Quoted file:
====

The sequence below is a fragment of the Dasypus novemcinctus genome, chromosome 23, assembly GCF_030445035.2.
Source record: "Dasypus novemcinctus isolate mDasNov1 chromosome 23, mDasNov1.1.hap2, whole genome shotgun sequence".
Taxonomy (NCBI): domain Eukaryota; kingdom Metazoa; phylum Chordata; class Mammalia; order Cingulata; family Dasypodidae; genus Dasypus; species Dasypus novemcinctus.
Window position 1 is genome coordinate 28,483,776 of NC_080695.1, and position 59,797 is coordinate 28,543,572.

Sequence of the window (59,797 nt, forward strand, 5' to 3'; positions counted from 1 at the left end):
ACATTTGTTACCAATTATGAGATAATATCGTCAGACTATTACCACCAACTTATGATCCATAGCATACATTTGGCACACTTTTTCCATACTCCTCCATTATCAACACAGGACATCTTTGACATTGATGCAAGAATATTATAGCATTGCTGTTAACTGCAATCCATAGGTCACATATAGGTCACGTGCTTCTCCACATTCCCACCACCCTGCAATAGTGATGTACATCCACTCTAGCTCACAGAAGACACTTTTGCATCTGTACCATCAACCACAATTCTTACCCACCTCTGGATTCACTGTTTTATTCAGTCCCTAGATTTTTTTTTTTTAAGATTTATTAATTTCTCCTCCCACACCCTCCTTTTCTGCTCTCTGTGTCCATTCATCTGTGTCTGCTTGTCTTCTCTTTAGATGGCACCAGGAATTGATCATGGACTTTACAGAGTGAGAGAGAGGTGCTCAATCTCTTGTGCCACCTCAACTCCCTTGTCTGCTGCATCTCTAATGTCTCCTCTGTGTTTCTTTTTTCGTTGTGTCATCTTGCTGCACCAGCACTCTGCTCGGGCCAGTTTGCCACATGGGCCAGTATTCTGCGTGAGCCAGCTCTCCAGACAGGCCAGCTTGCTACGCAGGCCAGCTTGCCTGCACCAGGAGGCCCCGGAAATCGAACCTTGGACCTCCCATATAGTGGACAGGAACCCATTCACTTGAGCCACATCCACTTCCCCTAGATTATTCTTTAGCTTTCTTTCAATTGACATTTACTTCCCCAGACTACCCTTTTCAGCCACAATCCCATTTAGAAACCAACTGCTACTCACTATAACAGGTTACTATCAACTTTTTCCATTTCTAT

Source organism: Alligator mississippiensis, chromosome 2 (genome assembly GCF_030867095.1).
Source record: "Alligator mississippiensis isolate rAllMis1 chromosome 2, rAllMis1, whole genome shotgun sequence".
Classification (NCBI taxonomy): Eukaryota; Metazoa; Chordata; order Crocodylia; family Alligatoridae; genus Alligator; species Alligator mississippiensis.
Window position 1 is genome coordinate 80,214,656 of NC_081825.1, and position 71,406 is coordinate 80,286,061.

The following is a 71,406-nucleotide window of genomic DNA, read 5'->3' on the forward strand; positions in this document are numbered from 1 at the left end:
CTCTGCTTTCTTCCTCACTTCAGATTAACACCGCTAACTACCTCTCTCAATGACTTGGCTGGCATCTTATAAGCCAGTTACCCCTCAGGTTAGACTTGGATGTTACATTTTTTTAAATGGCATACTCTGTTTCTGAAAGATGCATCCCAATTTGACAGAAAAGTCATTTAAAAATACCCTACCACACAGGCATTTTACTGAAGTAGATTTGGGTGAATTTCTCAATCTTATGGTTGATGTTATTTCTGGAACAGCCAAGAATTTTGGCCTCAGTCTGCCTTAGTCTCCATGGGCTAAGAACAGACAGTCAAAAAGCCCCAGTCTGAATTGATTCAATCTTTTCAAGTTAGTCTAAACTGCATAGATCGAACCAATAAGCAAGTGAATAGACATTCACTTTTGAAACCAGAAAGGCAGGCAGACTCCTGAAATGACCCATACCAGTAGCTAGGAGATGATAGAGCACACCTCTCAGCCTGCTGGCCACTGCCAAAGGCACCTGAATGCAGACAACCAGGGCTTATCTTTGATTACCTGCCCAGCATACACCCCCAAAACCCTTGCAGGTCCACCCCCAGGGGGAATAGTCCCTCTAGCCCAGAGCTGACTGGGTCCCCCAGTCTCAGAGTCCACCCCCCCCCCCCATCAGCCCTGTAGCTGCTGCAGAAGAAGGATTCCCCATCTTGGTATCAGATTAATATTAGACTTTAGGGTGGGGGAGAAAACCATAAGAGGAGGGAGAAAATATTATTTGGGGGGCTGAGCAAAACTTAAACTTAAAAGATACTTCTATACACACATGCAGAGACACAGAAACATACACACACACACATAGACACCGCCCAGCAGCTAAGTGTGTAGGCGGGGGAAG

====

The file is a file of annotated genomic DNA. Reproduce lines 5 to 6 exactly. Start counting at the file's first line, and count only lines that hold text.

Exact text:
Sequence of the window (59,797 nt, forward strand, 5' to 3'; positions counted from 1 at the left end):
ACATTTGTTACCAATTATGAGATAATATCGTCAGACTATTACCACCAACTTATGATCCATAGCATACATTTGGCACACTTTTTCCATACTCCTCCATTATCAACACAGGACATCTTTGACATTGATGCAAGAATATTATAGCATTGCTGTTAACTGCAATCCATAGGTCACATATAGGTCACGTGCTTCTCCACATTCCCACCACCCTGCAATAGTGATGTACATCCACTCTAGCTCACAGAAGACACTTTTGCATCTGTACCATCAACCACAATTCTTACCCACCTCTGGATTCACTGTTTTATTCAGTCCCTAGATTTTTTTTTTTTAAGATTTATTAATTTCTCCTCCCACACCCTCCTTTTCTGCTCTCTGTGTCCATTCATCTGTGTCTGCTTGTCTTCTCTTTAGATGGCACCAGGAATTGATCATGGACTTTACAGAGTGAGAGAGAGGTGCTCAATCTCTTGTGCCACCTCAACTCCCTTGTCTGCTGCATCTCTAATGTCTCCTCTGTGTTTCTTTTTTCGTTGTGTCATCTTGCTGCACCAGCACTCTGCTCGGGCCAGTTTGCCACATGGGCCAGTATTCTGCGTGAGCCAGCTCTCCAGACAGGCCAGCTTGCTACGCAGGCCAGCTTGCCTGCACCAGGAGGCCCCGGAAATCGAACCTTGGACCTCCCATATAGTGGACAGGAACCCATTCACTTGAGCCACATCCACTTCCCCTAGATTATTCTTTAGCTTTCTTTCAATTGACATTTACTTCCCCAGACTACCCTTTTCAGCCACAATCCCATTTAGAAACCAACTGCTACTCACTATAACAGGTTACTATCAACTTTTTCCATTTCTAT